Liverpool, L7 8XZ
Date opened: Saturday 2nd October 1937.
Owners: Majestic Picture House Ltd.
Architects: Gray, Evans and Crossley of Liverpool.
Main Building Contractors: William Tomkinson and Sons.
Capacity: Balcony-632. Stalls-1162. Total= 1794 seats.
Opening film: “Waikiki Wedding”, starring Bing Crosby.
First manager: Ellis Williamson.
Final films shown: “The Birds” starring Rod Taylor and Jessica Tandy.
Date Closed: Saturday 27th June 1970. Demolished.
The original cinema named the Majestic Picture House was opened on Wednesday 10th June 1914, it was built on land near to the east side of the inner city centre. The façade was faced in terracotta, and was topped by a dome. Inside the auditorium, seating was provided for 670 in the stalls and 200 in the circle. There were also three boxes on the right-hand side of the circle, each seating 5 persons. In 1927 alterations were carried out to increase the seating capacity by 350, some of this space was provided by the removal of the circle boxes. It maintained a good level of ticket sales despite having to compete with the new cinemas that were opening up in Liverpool, such as the Trocadero.
Western Electric sound equipment was installed in March 1930, enabling the first “talkie” ~ “King of the Kyber Rifles” starring Victor McLaglen, to be shown.
The new MAJESTIC
In 1937 the proprietors, the Majestic Picture House Ltd, were facing even stronger competition from the smart “super” cinemas like the Paramount and Forum who were challenging their business. They put ambitious plans forward to demolish the original Majestic Picture House completely and rebuild a new picture palace in it’s place on the site located at the junction of Daulby Street and Boundary Place. After planning was approved the old Majestic cinema closed on Saturday 3rd April 1937 with the final film shown “The Big Broadcast” starring Jack Benny.
The new Art Deco styled cinema was designed by Liverpool architects,Gray, Evans and Crossley. Additional ground had been purchased giving an extra 465 square yards to run along the land that the former Majestic occupied. A budget of approximately £40.000 was fixed, and the building contract was awarded to William Tomkinson and Sons who were tasked with demolishing the old cinema, then re-building the much larger Majestic in only six months.
On Saturday 2nd October 1937 at the Grand Gala performance of Paramount’s latest musical, “Waikiki Wedding” starring Bing Crosby, the building was officially opened by Sir Samuel Brighouse. A striking feature of the building was a 75′ slim fin-style tower which dominated the front of the cinema. Constructed in white glazed faience with large neon letters spelling out ~ MAJESTIC vertically down the front of the tower. There was a wrap around canopy over the three sets of double doors of the main corner entrance. Lower slung canopies were fixed along the full length of the building to give the queuing patrons adequate shelter.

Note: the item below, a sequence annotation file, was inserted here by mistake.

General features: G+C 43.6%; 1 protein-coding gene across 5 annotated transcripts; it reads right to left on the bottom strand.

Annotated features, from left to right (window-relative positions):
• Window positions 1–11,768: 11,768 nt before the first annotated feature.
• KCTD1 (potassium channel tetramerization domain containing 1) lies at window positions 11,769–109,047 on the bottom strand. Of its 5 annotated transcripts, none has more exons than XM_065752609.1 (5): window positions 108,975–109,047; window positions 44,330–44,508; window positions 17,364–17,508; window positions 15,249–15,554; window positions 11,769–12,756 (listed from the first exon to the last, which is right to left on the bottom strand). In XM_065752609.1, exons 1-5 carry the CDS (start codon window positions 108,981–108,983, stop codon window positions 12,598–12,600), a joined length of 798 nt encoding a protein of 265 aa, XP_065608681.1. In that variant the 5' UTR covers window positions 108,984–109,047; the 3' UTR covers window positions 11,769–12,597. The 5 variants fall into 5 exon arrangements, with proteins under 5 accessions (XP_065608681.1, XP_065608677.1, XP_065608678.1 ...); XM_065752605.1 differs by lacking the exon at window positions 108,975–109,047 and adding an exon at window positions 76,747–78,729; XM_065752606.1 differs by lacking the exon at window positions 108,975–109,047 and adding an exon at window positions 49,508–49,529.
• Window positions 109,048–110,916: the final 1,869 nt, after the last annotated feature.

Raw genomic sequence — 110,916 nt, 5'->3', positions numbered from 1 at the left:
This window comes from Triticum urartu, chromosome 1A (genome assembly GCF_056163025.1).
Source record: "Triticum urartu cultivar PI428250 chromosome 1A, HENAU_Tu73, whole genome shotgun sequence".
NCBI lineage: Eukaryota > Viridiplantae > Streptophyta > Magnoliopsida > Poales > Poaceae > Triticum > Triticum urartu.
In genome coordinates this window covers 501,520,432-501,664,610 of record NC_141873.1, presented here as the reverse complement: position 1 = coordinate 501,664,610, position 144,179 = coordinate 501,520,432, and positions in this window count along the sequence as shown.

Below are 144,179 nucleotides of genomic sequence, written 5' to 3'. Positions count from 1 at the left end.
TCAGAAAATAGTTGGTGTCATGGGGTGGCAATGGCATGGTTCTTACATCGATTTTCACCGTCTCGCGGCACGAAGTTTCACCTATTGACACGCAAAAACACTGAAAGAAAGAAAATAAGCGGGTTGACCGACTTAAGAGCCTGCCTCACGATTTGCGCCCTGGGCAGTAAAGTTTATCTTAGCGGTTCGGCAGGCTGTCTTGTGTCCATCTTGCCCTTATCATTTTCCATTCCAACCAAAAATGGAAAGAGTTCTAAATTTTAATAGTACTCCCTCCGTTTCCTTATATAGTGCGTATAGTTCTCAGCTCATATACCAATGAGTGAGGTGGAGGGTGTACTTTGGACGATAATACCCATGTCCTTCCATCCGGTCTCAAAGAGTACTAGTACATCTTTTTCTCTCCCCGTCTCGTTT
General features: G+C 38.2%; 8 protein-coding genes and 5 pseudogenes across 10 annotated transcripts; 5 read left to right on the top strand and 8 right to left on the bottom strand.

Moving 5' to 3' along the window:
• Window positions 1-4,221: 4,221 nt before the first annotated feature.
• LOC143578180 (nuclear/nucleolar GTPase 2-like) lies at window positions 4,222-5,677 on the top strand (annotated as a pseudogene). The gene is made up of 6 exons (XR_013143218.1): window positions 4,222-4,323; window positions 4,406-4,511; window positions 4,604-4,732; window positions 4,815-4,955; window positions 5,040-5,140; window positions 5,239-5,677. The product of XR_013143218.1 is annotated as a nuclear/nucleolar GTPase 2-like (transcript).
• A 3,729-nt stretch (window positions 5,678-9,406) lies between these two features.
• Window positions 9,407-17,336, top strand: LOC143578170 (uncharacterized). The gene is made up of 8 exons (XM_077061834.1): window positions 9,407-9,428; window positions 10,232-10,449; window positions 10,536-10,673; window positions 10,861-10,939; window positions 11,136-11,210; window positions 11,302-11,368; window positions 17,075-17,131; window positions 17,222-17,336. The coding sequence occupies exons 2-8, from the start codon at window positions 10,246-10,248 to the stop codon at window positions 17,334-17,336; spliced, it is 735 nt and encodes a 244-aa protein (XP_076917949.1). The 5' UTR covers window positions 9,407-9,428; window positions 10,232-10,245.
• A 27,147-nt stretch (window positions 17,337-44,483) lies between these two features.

The stalls area provided 1162 seats, with a further 632 seats in the circle, with a total capacity of 1794. The walls were decorated in mellow tones of gold and rose with delicate horizontal design shading. There was a well lit large proscenium with festooned silver satin screen curtains and crimson drapes hung on either side of the stage.
The ceiling had recessed oval coves housing the concealed lamps that provided subtle defused house lighting. Unusually there were windows placed up high in the auditorium that were fit with black-out curtaining, these were drawn back when the cinema was closed to the public, providing extra light for cleaning, etc.
The stage was deep enough to provide “live on stage” entertainment. These shows were the idea of the manager, Ellis Williamson, to present variety slots into the programme. There were two dressing rooms for the artists.
The projection equipment comprised of Westar projectors, Peerless Magnarc arcs, supplied by J Frank Brockliss Ltd with Western Electric being the choice for sound.
Although the Majestic was near to the centre of Liverpool, it’s policy of lower ticket price similar to what the suburban cinemas were offering, and showing up-to-date movies, kept the business brisk for this independently managed cinema through the 1930s & 40s.
During the 1950s the cinema was subjected to barring clauses, showing films after the city centre major cinemas had played them.
In October of 1954 a CinemaScope screen was installed.” The Command”, starring Guy Madison was the first feature movie shown in this new format. Despite dwindling audiences the cinema ran continuous performances throughout the 1950s & 60s.
The Majestic closed on 27th June 1970. The final film was Alfred Hitchcock’s “The Birds” starring Rod Taylor.
Demolition followed soon after. The land had been acquired to build the Royal Liverpool University Hospital.